Date.parse() sematics / internationalization
allen at wirfs-brock.com
Fri Mar 15 11:23:16 PDT 2013
On Mar 14, 2013, at 3:20 AM, Paul Ruizendaal wrote:
> There seems to be ambiguity over the semantics of Date.parse() in the spec (both 5.1 and latest 6 draft).
> The spec says: " The String may be interpreted as a local time, a UTC time, or a time in some other time zone, depending on the contents of the String." Note that it doesn't say "depending on the implementation".
But the next two sentences say: "The function first attempts to parse the format of the String according to the rules called out in Date Time String Format (188.8.131.52). If the String does not conform to that format the function may fall back to any implementation-specific heuristics or implementation-specific date formats." (italics added)
> In a quick test of Date.parse("1970T23:35:22") I got the following results:
> - Chrome: UTC time
> - Firefox: local time
> - IE9: UTC time
> - Safari: fails on this pattern, but "Thu Jan 1 1970 23:35:22" gets interpreted as local time
> Section 184.108.40.206 does not seem to specify when to interpret the string as local and when UTC. In my reading it is implied that a string is interpreted as local unless a time zone specifier is added (possibly UTC+00:00). However this seems to be at odds with the interpretation at MS/Google, and I must admit that interpretation as UTC seemed logical to me before I got deeply into this.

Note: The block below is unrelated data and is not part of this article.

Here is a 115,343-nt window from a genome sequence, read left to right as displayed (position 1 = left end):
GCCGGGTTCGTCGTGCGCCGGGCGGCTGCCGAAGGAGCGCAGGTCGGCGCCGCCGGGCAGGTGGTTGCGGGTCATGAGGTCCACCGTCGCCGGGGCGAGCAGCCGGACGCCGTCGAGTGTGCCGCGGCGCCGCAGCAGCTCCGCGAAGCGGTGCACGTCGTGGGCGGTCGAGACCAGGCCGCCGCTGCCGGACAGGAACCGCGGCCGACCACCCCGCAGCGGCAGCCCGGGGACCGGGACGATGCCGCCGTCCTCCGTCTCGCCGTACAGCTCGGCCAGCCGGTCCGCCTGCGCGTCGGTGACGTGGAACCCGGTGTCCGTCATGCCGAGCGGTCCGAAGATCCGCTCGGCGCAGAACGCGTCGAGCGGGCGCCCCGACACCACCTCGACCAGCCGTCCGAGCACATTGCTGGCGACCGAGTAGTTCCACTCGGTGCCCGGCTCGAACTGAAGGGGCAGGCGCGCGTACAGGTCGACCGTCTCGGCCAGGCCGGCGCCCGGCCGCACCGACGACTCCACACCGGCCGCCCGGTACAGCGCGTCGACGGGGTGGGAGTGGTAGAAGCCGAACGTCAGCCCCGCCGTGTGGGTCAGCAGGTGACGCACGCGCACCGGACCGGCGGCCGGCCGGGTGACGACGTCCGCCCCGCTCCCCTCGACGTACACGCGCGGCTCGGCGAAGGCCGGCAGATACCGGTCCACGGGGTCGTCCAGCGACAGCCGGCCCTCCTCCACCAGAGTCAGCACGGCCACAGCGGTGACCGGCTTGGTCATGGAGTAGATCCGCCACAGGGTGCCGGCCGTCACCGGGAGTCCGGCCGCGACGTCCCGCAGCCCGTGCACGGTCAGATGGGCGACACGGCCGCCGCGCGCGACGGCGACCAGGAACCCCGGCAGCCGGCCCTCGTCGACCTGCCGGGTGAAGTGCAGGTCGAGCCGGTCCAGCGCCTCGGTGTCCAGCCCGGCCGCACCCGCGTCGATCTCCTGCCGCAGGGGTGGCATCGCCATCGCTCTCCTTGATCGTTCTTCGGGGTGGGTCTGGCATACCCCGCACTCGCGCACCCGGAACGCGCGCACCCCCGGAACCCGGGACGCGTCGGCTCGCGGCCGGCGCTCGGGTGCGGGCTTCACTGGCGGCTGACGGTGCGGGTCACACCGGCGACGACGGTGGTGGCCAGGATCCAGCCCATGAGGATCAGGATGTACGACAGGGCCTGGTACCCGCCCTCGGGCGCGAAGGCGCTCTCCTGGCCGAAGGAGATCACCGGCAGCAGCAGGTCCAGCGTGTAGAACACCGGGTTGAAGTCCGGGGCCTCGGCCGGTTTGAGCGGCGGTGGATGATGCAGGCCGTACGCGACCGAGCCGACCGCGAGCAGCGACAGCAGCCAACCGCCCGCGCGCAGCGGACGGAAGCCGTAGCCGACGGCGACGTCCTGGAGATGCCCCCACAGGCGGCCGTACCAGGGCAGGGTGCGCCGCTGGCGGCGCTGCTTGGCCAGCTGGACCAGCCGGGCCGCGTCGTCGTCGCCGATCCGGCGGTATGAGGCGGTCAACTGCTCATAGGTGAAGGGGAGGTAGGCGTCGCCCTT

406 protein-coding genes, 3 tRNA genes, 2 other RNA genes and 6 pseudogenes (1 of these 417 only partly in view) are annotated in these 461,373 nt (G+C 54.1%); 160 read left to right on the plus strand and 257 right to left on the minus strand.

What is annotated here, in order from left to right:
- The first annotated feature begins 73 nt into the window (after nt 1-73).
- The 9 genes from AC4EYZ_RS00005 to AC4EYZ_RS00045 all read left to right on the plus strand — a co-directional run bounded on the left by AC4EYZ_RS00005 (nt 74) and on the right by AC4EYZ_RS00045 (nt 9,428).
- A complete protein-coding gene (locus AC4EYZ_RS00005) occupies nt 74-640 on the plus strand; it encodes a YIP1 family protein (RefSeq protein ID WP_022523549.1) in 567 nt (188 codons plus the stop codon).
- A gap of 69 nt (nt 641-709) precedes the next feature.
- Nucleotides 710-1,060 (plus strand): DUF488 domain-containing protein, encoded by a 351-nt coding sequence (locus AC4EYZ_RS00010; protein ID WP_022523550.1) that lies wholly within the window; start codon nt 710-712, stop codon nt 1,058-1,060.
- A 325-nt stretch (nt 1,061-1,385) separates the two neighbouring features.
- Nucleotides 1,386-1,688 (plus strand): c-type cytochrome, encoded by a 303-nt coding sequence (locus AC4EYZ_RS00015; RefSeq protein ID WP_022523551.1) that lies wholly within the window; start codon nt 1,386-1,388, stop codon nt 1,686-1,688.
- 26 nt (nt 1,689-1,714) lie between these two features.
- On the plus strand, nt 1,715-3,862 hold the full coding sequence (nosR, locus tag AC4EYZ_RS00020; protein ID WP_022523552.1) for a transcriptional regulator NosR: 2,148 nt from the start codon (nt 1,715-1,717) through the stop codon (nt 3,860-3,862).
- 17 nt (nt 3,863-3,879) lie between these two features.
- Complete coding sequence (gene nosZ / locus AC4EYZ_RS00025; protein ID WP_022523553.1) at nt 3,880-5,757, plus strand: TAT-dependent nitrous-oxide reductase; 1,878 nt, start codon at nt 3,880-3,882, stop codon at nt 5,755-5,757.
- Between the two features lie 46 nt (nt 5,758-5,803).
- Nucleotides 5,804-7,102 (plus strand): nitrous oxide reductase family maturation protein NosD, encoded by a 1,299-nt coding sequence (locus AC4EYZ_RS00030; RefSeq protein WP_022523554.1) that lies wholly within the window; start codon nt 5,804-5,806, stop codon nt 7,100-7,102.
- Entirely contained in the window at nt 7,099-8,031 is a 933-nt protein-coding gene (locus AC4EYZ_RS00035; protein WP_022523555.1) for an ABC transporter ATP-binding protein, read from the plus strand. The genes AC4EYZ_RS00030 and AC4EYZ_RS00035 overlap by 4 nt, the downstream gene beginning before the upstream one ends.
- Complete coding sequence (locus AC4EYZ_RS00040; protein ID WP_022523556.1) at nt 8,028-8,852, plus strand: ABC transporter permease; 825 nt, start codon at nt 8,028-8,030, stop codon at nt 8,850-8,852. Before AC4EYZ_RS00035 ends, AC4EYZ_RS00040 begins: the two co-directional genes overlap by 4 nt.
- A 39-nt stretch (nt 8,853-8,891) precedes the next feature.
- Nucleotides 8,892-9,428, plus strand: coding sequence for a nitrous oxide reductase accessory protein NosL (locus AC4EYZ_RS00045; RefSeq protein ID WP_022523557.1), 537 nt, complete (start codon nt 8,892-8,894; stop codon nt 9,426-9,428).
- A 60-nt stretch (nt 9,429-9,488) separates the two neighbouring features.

> There is no test for this in test262. Moreover, test262 is currently badly broken on timezone handling with the timezone hardcoded to California Summer time (see bug 293 and 330). The earlier Sputnik code got it mostly right for folks all around the globe but was of by a week with DST start/stop time in California. I would recommend that the hardcoding is backed out again and that timezone handling reverts to the Sputnik timezone logic (Dave Fugate left MS shortly after doing the hardcoding -- I guess he never got around to doing a proper fix). With that in place, writing tests for Date.parse() semantics is trivial and I'm happy to contribute.
You should file test262 bugs, if you haven't already.
> test262-discuss mailing list
> test262-discuss at mozilla.org
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